“We, the Indigenous Peoples, walk to the future in the footprints of our ancestors.”
So begins the Kari-Oca Declaration and Indigenous Peoples’ Earth Charter, a landmark Indigenous document drawn up nearly thirty years ago.
In 1992, shortly ahead of the historic UN Conference on Environment and Development (UNCED, informally known as the “Earth Summit” or “Rio Conference”), Indigenous Peoples from all over the world gathered at Kari-Oca, a sacred site near Rio de Janeiro, Brazil, for the World Conference of Indigenous Peoples on Territory, Environment and Development. In their Declaration, they not only laid out their demands for environmental, cultural, land, and human rights, which they later presented to the leaders of the world’s countries at UNCED. They also expressed their collective vision and intentions for the future: a future of dignity, harmony, and respect, grounded in self-determination and the wisdom of their ancestors. That wisdom, the Declaration’s opening words made clear, was the compass by which they could find their way toward the future while following the course charted by previous generations.
Rarely had the idea of intergenerational transmission of biocultural knowledge been expressed more poetically and poignantly than in those powerful opening words: transmission not as a static repeat of the past, but as a dynamic path laid out by the wisdom of the elders, along which younger generations can move forward with confidence and creativity, feeling strong and secure in their cultural identities, their spiritual values, and the continuity of their ways of life. And those words still resonate today.
Just ask Vova Yadne, a sixteen-year-old Nenets from northwestern Siberia, Russia, about his own path. “I want to keep the past and bring it into the future,” says the gifted young artist without a hint of hesitation. Or ask We’e’ena Tikuna, a multi-talented young member of the Tikuna people of Brazil. In all her creative endeavors, she affirms, she works “with an eye to our ancestry, but also with an eye to our future.” Or Skil Jaadee White, a young Haida “language warrior” from Canada: “I’m a chain link toward a stronger future,” she proclaims. Ask Edna Kilusu, an eighteen-year-old Maasai student from Tanzania with a fondness for listening to her aunt’s telling of traditional lore. She muses: “How do we move forward without forgetting our past?” The words of these bright Indigenous youth — all of them contributors to this issue of Langscape Magazine — uncannily echo those of the Kari-Oca Declaration.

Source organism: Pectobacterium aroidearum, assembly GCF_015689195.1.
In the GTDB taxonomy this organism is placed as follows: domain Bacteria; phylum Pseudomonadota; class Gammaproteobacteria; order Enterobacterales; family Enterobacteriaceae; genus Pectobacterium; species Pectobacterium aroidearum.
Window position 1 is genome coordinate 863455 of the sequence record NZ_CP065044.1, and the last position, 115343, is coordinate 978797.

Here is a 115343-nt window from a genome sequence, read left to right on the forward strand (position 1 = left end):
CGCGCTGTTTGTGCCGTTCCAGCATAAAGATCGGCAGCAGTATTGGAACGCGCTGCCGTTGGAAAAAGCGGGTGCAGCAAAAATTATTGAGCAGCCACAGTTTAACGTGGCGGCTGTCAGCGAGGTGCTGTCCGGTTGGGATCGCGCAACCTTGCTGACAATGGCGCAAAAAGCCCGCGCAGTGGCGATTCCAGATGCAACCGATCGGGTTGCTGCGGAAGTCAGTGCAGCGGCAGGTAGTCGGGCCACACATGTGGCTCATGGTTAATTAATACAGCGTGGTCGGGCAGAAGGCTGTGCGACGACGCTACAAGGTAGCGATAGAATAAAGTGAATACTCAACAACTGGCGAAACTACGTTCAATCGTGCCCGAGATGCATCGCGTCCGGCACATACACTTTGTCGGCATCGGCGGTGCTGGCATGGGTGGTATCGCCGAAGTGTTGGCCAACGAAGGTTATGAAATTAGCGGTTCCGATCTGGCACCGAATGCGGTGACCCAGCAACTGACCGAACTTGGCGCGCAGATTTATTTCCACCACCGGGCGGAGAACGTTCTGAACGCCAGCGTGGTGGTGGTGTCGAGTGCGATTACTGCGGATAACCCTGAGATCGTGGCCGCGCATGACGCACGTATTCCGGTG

And they’re not alone. All around the world, young Indigenous people are leading the way toward harmonious and respectful living on Earth. Recognizing that their languages, cultures, and homelands bear the wisdom of generations of ancestors, these young Indigenous leaders are stepping up to carry that wisdom forward — and not just in their own communities, but for the benefit of people everywhere. Their experiences are priceless gifts full of much-needed inspiration for the rest of the world.
That’s why last year, as we at Terralingua were thinking of a special project and a special issue of our magazine to celebrate the 2019 UN Year of Indigenous Languages (IYIL 2019), we quickly zeroed in on the younger generations of Indigenous Peoples as agents of both change and continuity. We also knew right away that we couldn’t just focus on languages. In Indigenous worldviews, language, culture, and land are interconnected and inseparable — you can’t think or talk of one without the others. That’s the essence, too, of the idea of biocultural diversity that Terralingua stands for and that we seek to make alive through this magazine. Our focus had to be holistic: Indigenous youth and their efforts to affirm and revitalize not only their ancestral languages, but also their cultural and spiritual traditions, their ways of life, and their links to the land. And we would reach out to these courageous and creative young people not only as doers, but also as storytellers, engaged in both restoring and re-storying their diverse biocultural heritages.
Out of that brainstorm was born our Indigenous Youth Storytellers Circle Project (IYSC). Launched in early 2019, and soon officially recognized as an IYIL 2019 project, the IYSC began to gather stories by Indigenous youth worldwide, with the idea of publishing them online as they came along (https://terralingua.org/langscape-magazine/read-langscape/ and https://medium.com/langscape-magazine/indigenous-youth-storytellers-circle/home). And along they did come, from around the globe, delivering an inspiring wealth of perspectives and insights on what it means to be young and Indigenous and proud of it today. Whether engaged in revitalizing their languages, reconnecting with and reasserting their cultural identities and traditions, or reclaiming traditional ecological knowledge and stewardship of their lands and marine environments, these young people are strong, determined, and have stories to tell!